4. Title Boxing Club

Corporate locations: 1

Franchise fee: $34,900 for a single, $29,000 for two or more

Investment: $150,000, which includes working capital

Monthly customer fee: $59

John Rotche first heard of Title Boxing Club when its owners, retired pro-boxer Danny Campbell and now-CEO Tom Lyons, approached him for advice on how to best execute franchise plans for their boxing workout classes.

But Rotche, now the company's president and a veteran executive in the franchise industry, was won over by the idea after he hung out in a Title Boxing Club parking lot one day eyeing the parade of soccer moms wearing their Lululemon ( LULU) yoga pants and sporting Title brand boxing gear as they went to class.

He realized that co-owners were on to something.

Campbell and Lyon opened their first club in 2008 in Overland Park, Kansas. Soon after they started to franchise but quickly decided to step back and make sure they knew what they were doing before they expanded.

They brought on Rotche full time. Today there are 35 franchises open. The company is on pace to have 70 clubs by the end of 2012, with another 235 franchises in the pipeline. Title Boxin Club expects to have up to 500 clubs open by the end of 2015. The franchise eventually plans to expand internationally as well, given the strong awareness of the Title Boxing brand.

"What I liked about the business is it's not a fighting gym. Danny has always believed that boxing was one of the best workouts they can do. Imagine if we just take the training of boxing -- take it from the bad part of town and open it up next to Target ( TGT)and Bed, Bath and Beyond ( BBBY) and so forth," Rotche says.

Another plus is that they were able to solidify a partnership with Title Boxing, the premiere manufacturer of boxing gear and products, to use its name and become a main distributor of its products.

Why won't Title Boxing Club just be one more fad? Rotche says it's not teaching people how to box, instead it's teaching members how to train like a boxer to be more fit.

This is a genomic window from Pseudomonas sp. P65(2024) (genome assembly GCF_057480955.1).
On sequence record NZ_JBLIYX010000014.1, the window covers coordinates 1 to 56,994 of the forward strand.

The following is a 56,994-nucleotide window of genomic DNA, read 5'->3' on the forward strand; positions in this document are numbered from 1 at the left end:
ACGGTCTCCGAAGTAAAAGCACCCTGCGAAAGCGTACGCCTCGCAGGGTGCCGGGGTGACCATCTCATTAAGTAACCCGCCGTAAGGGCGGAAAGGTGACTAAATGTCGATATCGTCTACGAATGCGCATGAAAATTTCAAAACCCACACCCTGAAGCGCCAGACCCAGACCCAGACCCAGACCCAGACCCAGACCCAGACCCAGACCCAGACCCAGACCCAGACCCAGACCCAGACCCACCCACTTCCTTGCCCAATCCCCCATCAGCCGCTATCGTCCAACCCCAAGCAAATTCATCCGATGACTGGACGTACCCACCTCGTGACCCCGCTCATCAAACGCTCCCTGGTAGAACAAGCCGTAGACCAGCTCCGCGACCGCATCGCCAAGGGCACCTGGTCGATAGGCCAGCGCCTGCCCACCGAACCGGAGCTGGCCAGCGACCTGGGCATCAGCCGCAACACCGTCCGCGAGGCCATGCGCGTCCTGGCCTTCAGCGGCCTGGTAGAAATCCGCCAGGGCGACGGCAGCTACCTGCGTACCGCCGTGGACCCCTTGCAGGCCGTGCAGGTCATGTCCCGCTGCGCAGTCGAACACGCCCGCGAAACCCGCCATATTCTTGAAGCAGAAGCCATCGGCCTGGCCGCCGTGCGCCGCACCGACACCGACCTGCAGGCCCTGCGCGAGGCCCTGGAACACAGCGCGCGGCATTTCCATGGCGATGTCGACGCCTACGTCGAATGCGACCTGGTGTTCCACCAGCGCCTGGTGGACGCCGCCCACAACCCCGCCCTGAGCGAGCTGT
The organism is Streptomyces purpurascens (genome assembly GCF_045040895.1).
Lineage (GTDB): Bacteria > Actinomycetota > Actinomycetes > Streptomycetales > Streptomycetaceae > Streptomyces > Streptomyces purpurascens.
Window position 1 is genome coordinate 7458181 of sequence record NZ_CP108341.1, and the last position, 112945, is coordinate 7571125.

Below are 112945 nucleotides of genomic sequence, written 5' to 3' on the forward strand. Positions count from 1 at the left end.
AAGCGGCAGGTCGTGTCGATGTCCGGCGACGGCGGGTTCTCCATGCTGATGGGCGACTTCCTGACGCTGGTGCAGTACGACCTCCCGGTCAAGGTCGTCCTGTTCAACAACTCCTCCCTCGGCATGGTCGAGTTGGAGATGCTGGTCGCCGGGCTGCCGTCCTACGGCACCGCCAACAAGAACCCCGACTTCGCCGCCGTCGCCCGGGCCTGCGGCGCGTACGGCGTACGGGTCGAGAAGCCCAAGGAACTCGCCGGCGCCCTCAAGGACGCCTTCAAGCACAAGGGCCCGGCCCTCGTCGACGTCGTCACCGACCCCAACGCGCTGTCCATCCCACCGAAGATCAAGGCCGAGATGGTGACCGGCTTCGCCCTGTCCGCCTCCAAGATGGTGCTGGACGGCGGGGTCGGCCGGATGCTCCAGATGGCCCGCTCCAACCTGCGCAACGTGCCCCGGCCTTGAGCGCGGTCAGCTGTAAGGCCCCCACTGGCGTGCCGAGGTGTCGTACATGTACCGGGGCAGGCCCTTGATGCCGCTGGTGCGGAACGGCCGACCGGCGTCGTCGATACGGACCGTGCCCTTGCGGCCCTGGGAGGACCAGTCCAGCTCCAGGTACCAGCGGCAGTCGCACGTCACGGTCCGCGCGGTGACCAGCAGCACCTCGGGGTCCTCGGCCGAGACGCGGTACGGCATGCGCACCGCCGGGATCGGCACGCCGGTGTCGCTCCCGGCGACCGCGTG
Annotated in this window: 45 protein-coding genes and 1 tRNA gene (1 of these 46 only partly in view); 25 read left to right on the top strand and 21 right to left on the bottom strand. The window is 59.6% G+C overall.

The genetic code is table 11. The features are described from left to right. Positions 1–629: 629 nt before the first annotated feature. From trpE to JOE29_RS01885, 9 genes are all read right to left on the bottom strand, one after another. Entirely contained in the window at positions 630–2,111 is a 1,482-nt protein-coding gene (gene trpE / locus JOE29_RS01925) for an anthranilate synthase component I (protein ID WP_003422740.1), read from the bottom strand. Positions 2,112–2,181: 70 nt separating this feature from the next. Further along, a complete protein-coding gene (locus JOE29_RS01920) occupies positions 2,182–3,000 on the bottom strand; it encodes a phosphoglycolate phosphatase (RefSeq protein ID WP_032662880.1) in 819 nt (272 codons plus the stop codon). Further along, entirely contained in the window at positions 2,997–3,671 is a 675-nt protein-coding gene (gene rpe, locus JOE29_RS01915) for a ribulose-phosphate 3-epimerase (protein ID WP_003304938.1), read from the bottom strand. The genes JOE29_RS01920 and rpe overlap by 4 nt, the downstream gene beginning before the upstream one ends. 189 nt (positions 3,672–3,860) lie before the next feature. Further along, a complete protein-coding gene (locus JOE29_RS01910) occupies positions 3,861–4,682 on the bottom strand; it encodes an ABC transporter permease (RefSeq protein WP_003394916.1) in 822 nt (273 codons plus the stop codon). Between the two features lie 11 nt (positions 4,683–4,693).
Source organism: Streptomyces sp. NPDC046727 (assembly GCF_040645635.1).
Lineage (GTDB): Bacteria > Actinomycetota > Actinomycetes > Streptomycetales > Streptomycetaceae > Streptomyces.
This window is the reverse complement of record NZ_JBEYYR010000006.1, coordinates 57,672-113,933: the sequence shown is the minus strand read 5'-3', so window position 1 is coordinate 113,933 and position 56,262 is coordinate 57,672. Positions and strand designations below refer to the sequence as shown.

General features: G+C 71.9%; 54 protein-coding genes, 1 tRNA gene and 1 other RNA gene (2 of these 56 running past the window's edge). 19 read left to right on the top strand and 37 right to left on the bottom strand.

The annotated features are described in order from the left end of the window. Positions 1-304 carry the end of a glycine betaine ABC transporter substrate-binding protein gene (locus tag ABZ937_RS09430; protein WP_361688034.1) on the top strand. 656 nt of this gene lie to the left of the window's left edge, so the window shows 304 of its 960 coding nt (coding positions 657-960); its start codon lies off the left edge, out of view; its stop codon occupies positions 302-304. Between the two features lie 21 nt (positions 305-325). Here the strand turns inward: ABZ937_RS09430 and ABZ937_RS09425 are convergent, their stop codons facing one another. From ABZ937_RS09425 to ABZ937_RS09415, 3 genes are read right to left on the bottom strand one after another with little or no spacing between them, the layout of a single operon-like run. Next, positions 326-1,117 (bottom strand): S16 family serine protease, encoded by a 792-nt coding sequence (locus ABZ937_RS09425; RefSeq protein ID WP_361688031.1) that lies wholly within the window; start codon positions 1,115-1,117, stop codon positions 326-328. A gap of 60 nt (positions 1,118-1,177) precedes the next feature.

"In the fitness industry right now you're seeing a big trend to group classes, group dynamics -- people want to be part of a community. The days of going to the Gold's Gym and working out by yourself, that's going away. People are gravitating toward the yoga, the spinning, the Pilates -- they're a lot more fun," Rotche says. "We don't compete with the gyms. In fact, we will open up right next door to a fitness concept," likening the training to a group-centered personal training session.

The model is working. With the manufacturer as a partner, franchisees are basically getting all the equipment at cost. The company is also laser focused so there isn't a lot of overhead to pay. Combine the low overhead, reoccurring revenue and small square footage per location, and franchisees are "blowing past" break even within a year of buying the franchise, Rotche says.

"We didn't invent boxing. All we've done is move it to the suburbs and the fact that we have the brand of Title behind us really gives us the strong competitive moat if you will," Rotche says. "It's a very simple business."

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